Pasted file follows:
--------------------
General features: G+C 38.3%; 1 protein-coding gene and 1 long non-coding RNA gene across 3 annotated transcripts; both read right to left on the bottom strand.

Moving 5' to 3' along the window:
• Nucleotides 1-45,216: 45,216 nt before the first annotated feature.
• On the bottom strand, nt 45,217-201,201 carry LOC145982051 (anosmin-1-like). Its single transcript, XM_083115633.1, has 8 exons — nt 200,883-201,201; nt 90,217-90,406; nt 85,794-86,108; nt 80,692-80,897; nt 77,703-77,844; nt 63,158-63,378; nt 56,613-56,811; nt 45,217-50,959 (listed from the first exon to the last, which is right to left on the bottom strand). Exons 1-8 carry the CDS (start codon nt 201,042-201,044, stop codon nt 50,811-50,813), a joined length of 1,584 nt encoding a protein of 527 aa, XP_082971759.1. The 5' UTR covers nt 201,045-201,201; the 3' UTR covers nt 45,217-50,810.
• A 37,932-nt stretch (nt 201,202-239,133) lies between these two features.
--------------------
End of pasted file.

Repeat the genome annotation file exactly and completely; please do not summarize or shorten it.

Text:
General features: G+C 38.3%; 1 protein-coding gene and 1 long non-coding RNA gene across 3 annotated transcripts; both read right to left on the bottom strand.

Moving 5' to 3' along the window:
• Nucleotides 1-45,216: 45,216 nt before the first annotated feature.
• On the bottom strand, nt 45,217-201,201 carry LOC145982051 (anosmin-1-like). Its single transcript, XM_083115633.1, has 8 exons — nt 200,883-201,201; nt 90,217-90,406; nt 85,794-86,108; nt 80,692-80,897; nt 77,703-77,844; nt 63,158-63,378; nt 56,613-56,811; nt 45,217-50,959 (listed from the first exon to the last, which is right to left on the bottom strand). Exons 1-8 carry the CDS (start codon nt 201,042-201,044, stop codon nt 50,811-50,813), a joined length of 1,584 nt encoding a protein of 527 aa, XP_082971759.1. The 5' UTR covers nt 201,045-201,201; the 3' UTR covers nt 45,217-50,810.
• A 37,932-nt stretch (nt 201,202-239,133) lies between these two features.